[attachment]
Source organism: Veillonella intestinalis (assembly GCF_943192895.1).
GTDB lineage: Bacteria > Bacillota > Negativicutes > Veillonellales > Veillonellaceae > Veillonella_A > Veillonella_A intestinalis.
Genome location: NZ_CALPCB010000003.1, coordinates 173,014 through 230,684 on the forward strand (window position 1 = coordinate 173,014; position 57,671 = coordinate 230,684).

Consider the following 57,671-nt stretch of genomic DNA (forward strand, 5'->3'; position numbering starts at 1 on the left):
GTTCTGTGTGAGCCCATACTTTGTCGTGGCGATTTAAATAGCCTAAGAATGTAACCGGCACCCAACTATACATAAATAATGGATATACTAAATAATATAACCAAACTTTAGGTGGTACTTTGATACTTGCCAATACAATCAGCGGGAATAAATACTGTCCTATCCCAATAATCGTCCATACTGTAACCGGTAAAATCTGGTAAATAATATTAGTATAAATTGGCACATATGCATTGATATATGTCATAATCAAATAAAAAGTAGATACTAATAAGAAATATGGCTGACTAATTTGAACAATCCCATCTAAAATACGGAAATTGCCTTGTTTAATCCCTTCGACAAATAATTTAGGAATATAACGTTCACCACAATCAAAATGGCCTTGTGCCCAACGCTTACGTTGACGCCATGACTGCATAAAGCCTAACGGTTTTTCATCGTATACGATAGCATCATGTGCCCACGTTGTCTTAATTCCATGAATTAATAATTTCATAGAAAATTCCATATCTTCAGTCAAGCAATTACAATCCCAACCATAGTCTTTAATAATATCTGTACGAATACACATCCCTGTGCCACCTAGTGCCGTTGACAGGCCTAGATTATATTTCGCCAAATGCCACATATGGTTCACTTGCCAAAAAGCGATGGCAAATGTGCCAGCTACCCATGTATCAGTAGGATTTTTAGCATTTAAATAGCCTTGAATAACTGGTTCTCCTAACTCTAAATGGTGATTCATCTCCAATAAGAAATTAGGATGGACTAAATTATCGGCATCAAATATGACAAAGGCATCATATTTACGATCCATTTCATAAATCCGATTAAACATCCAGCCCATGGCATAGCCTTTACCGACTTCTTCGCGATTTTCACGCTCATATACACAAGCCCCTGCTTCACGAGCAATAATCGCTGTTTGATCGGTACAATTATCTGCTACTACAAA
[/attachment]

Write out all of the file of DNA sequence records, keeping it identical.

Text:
Source organism: Veillonella intestinalis (assembly GCF_943192895.1).
GTDB lineage: Bacteria > Bacillota > Negativicutes > Veillonellales > Veillonellaceae > Veillonella_A > Veillonella_A intestinalis.
Genome location: NZ_CALPCB010000003.1, coordinates 173,014 through 230,684 on the forward strand (window position 1 = coordinate 173,014; position 57,671 = coordinate 230,684).

Consider the following 57,671-nt stretch of genomic DNA (forward strand, 5'->3'; position numbering starts at 1 on the left):
GTTCTGTGTGAGCCCATACTTTGTCGTGGCGATTTAAATAGCCTAAGAATGTAACCGGCACCCAACTATACATAAATAATGGATATACTAAATAATATAACCAAACTTTAGGTGGTACTTTGATACTTGCCAATACAATCAGCGGGAATAAATACTGTCCTATCCCAATAATCGTCCATACTGTAACCGGTAAAATCTGGTAAATAATATTAGTATAAATTGGCACATATGCATTGATATATGTCATAATCAAATAAAAAGTAGATACTAATAAGAAATATGGCTGACTAATTTGAACAATCCCATCTAAAATACGGAAATTGCCTTGTTTAATCCCTTCGACAAATAATTTAGGAATATAACGTTCACCACAATCAAAATGGCCTTGTGCCCAACGCTTACGTTGACGCCATGACTGCATAAAGCCTAACGGTTTTTCATCGTATACGATAGCATCATGTGCCCACGTTGTCTTAATTCCATGAATTAATAATTTCATAGAAAATTCCATATCTTCAGTCAAGCAATTACAATCCCAACCATAGTCTTTAATAATATCTGTACGAATACACATCCCTGTGCCACCTAGTGCCGTTGACAGGCCTAGATTATATTTCGCCAAATGCCACATATGGTTCACTTGCCAAAAAGCGATGGCAAATGTGCCAGCTACCCATGTATCAGTAGGATTTTTAGCATTTAAATAGCCTTGAATAACTGGTTCTCCTAACTCTAAATGGTGATTCATCTCCAATAAGAAATTAGGATGGACTAAATTATCGGCATCAAATATGACAAAGGCATCATATTTACGATCCATTTCATAAATCCGATTAAACATCCAGCCCATGGCATAGCCTTTACCGACTTCTTCGCGATTTTCACGCTCATATACACAAGCCCCTGCTTCACGAGCAATAATCGCTGTTTGATCGGTACAATTATCTGCTACTACAAA